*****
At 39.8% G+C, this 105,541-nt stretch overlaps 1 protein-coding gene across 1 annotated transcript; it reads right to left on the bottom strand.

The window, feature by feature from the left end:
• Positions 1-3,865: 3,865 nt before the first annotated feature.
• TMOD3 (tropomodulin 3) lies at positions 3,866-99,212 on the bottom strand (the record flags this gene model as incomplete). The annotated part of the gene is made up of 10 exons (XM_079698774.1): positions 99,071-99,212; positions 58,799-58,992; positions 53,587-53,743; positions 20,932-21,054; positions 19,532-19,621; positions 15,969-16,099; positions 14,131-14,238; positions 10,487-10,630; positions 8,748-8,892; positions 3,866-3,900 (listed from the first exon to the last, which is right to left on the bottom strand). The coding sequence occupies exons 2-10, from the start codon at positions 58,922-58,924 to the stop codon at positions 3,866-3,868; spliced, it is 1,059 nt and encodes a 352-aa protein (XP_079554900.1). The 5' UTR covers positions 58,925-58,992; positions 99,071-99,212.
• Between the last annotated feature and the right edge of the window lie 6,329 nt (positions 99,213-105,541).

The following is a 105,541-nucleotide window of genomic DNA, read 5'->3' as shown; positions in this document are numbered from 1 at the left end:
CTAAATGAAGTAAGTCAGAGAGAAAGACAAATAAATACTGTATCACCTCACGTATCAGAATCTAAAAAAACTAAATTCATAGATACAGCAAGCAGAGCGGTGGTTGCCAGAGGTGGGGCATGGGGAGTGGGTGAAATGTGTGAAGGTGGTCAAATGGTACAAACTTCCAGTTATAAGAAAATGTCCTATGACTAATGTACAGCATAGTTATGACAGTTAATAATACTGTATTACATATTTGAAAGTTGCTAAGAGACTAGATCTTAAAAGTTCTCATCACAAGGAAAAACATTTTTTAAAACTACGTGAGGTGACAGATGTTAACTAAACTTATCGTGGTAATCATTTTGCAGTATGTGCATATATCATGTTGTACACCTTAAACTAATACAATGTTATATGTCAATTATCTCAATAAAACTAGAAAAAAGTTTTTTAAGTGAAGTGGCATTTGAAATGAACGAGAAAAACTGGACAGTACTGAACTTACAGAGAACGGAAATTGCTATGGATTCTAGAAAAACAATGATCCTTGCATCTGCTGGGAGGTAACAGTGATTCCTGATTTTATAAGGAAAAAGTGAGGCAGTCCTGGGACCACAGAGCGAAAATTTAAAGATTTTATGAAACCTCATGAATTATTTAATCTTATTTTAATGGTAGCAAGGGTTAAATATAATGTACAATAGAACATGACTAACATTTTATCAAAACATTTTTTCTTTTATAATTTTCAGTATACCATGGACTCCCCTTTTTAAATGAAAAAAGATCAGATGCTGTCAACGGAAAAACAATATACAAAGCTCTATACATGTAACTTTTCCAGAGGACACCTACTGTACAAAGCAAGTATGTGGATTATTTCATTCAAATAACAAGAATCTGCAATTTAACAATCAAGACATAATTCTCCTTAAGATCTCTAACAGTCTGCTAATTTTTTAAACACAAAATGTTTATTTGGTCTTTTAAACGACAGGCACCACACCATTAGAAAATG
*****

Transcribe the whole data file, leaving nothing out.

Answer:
At 39.8% G+C, this 105,541-nt stretch overlaps 1 protein-coding gene across 1 annotated transcript; it reads right to left on the bottom strand.

The window, feature by feature from the left end:
• Positions 1-3,865: 3,865 nt before the first annotated feature.
• TMOD3 (tropomodulin 3) lies at positions 3,866-99,212 on the bottom strand (the record flags this gene model as incomplete). The annotated part of the gene is made up of 10 exons (XM_079698774.1): positions 99,071-99,212; positions 58,799-58,992; positions 53,587-53,743; positions 20,932-21,054; positions 19,532-19,621; positions 15,969-16,099; positions 14,131-14,238; positions 10,487-10,630; positions 8,748-8,892; positions 3,866-3,900 (listed from the first exon to the last, which is right to left on the bottom strand). The coding sequence occupies exons 2-10, from the start codon at positions 58,922-58,924 to the stop codon at positions 3,866-3,868; spliced, it is 1,059 nt and encodes a 352-aa protein (XP_079554900.1). The 5' UTR covers positions 58,925-58,992; positions 99,071-99,212.
• Between the last annotated feature and the right edge of the window lie 6,329 nt (positions 99,213-105,541).

The following is a 105,541-nucleotide window of genomic DNA, read 5'->3' as shown; positions in this document are numbered from 1 at the left end:
CTAAATGAAGTAAGTCAGAGAGAAAGACAAATAAATACTGTATCACCTCACGTATCAGAATCTAAAAAAACTAAATTCATAGATACAGCAAGCAGAGCGGTGGTTGCCAGAGGTGGGGCATGGGGAGTGGGTGAAATGTGTGAAGGTGGTCAAATGGTACAAACTTCCAGTTATAAGAAAATGTCCTATGACTAATGTACAGCATAGTTATGACAGTTAATAATACTGTATTACATATTTGAAAGTTGCTAAGAGACTAGATCTTAAAAGTTCTCATCACAAGGAAAAACATTTTTTAAAACTACGTGAGGTGACAGATGTTAACTAAACTTATCGTGGTAATCATTTTGCAGTATGTGCATATATCATGTTGTACACCTTAAACTAATACAATGTTATATGTCAATTATCTCAATAAAACTAGAAAAAAGTTTTTTAAGTGAAGTGGCATTTGAAATGAACGAGAAAAACTGGACAGTACTGAACTTACAGAGAACGGAAATTGCTATGGATTCTAGAAAAACAATGATCCTTGCATCTGCTGGGAGGTAACAGTGATTCCTGATTTTATAAGGAAAAAGTGAGGCAGTCCTGGGACCACAGAGCGAAAATTTAAAGATTTTATGAAACCTCATGAATTATTTAATCTTATTTTAATGGTAGCAAGGGTTAAATATAATGTACAATAGAACATGACTAACATTTTATCAAAACATTTTTTCTTTTATAATTTTCAGTATACCATGGACTCCCCTTTTTAAATGAAAAAAGATCAGATGCTGTCAACGGAAAAACAATATACAAAGCTCTATACATGTAACTTTTCCAGAGGACACCTACTGTACAAAGCAAGTATGTGGATTATTTCATTCAAATAACAAGAATCTGCAATTTAACAATCAAGACATAATTCTCCTTAAGATCTCTAACAGTCTGCTAATTTTTTAAACACAAAATGTTTATTTGGTCTTTTAAACGACAGGCACCACACCATTAGAAAATG